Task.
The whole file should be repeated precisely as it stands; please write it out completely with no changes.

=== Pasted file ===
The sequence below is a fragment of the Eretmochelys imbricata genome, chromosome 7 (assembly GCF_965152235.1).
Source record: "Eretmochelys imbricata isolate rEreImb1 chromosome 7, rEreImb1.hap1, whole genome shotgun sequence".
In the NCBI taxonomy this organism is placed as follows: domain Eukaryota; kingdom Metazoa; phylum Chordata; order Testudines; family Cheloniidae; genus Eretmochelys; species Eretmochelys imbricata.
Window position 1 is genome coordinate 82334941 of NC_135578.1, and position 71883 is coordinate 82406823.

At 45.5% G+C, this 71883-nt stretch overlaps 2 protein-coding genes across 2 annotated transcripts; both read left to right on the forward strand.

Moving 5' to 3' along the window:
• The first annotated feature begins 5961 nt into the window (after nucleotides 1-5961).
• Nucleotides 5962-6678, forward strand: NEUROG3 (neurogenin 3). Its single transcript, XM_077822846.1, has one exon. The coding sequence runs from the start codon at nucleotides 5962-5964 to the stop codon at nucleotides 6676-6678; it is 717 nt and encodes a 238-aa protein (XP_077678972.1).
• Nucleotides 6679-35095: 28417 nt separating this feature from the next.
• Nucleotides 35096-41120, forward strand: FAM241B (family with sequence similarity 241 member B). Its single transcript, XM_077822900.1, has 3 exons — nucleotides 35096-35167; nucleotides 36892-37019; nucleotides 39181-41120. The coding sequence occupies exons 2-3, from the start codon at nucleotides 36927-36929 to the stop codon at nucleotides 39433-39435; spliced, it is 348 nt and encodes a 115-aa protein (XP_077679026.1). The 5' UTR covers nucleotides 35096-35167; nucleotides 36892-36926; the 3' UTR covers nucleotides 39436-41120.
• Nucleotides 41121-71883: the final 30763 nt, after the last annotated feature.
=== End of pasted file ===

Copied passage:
The sequence below is a fragment of the Eretmochelys imbricata genome, chromosome 7 (assembly GCF_965152235.1).
Source record: "Eretmochelys imbricata isolate rEreImb1 chromosome 7, rEreImb1.hap1, whole genome shotgun sequence".
In the NCBI taxonomy this organism is placed as follows: domain Eukaryota; kingdom Metazoa; phylum Chordata; order Testudines; family Cheloniidae; genus Eretmochelys; species Eretmochelys imbricata.
Window position 1 is genome coordinate 82334941 of NC_135578.1, and position 71883 is coordinate 82406823.

At 45.5% G+C, this 71883-nt stretch overlaps 2 protein-coding genes across 2 annotated transcripts; both read left to right on the forward strand.

Moving 5' to 3' along the window:
• The first annotated feature begins 5961 nt into the window (after nucleotides 1-5961).
• Nucleotides 5962-6678, forward strand: NEUROG3 (neurogenin 3). Its single transcript, XM_077822846.1, has one exon. The coding sequence runs from the start codon at nucleotides 5962-5964 to the stop codon at nucleotides 6676-6678; it is 717 nt and encodes a 238-aa protein (XP_077678972.1).
• Nucleotides 6679-35095: 28417 nt separating this feature from the next.
• Nucleotides 35096-41120, forward strand: FAM241B (family with sequence similarity 241 member B). Its single transcript, XM_077822900.1, has 3 exons — nucleotides 35096-35167; nucleotides 36892-37019; nucleotides 39181-41120. The coding sequence occupies exons 2-3, from the start codon at nucleotides 36927-36929 to the stop codon at nucleotides 39433-39435; spliced, it is 348 nt and encodes a 115-aa protein (XP_077679026.1). The 5' UTR covers nucleotides 35096-35167; nucleotides 36892-36926; the 3' UTR covers nucleotides 39436-41120.
• Nucleotides 41121-71883: the final 30763 nt, after the last annotated feature.